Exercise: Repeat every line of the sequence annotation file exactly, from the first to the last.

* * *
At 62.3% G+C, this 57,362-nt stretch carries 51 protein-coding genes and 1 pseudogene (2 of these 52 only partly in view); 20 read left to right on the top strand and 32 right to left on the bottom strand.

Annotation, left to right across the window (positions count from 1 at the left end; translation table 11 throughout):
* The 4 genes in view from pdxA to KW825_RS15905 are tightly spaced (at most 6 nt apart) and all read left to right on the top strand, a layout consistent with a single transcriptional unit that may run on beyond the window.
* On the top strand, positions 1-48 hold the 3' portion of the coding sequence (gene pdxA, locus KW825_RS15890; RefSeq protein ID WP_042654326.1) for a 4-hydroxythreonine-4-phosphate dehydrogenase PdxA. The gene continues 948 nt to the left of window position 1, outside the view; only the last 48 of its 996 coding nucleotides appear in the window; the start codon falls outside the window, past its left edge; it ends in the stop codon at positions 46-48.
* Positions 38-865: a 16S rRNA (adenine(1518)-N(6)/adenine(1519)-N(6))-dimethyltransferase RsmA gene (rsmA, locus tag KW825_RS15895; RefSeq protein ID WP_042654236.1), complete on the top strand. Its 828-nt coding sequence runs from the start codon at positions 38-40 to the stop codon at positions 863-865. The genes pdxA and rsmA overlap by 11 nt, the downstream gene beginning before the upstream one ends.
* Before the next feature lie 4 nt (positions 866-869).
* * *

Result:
At 62.3% G+C, this 57,362-nt stretch carries 51 protein-coding genes and 1 pseudogene (2 of these 52 only partly in view); 20 read left to right on the top strand and 32 right to left on the bottom strand.

Annotation, left to right across the window (positions count from 1 at the left end; translation table 11 throughout):
* The 4 genes in view from pdxA to KW825_RS15905 are tightly spaced (at most 6 nt apart) and all read left to right on the top strand, a layout consistent with a single transcriptional unit that may run on beyond the window.
* On the top strand, positions 1-48 hold the 3' portion of the coding sequence (gene pdxA, locus KW825_RS15890; RefSeq protein ID WP_042654326.1) for a 4-hydroxythreonine-4-phosphate dehydrogenase PdxA. The gene continues 948 nt to the left of window position 1, outside the view; only the last 48 of its 996 coding nucleotides appear in the window; the start codon falls outside the window, past its left edge; it ends in the stop codon at positions 46-48.
* Positions 38-865: a 16S rRNA (adenine(1518)-N(6)/adenine(1519)-N(6))-dimethyltransferase RsmA gene (rsmA, locus tag KW825_RS15895; RefSeq protein ID WP_042654236.1), complete on the top strand. Its 828-nt coding sequence runs from the start codon at positions 38-40 to the stop codon at positions 863-865. The genes pdxA and rsmA overlap by 11 nt, the downstream gene beginning before the upstream one ends.
* Before the next feature lie 4 nt (positions 866-869).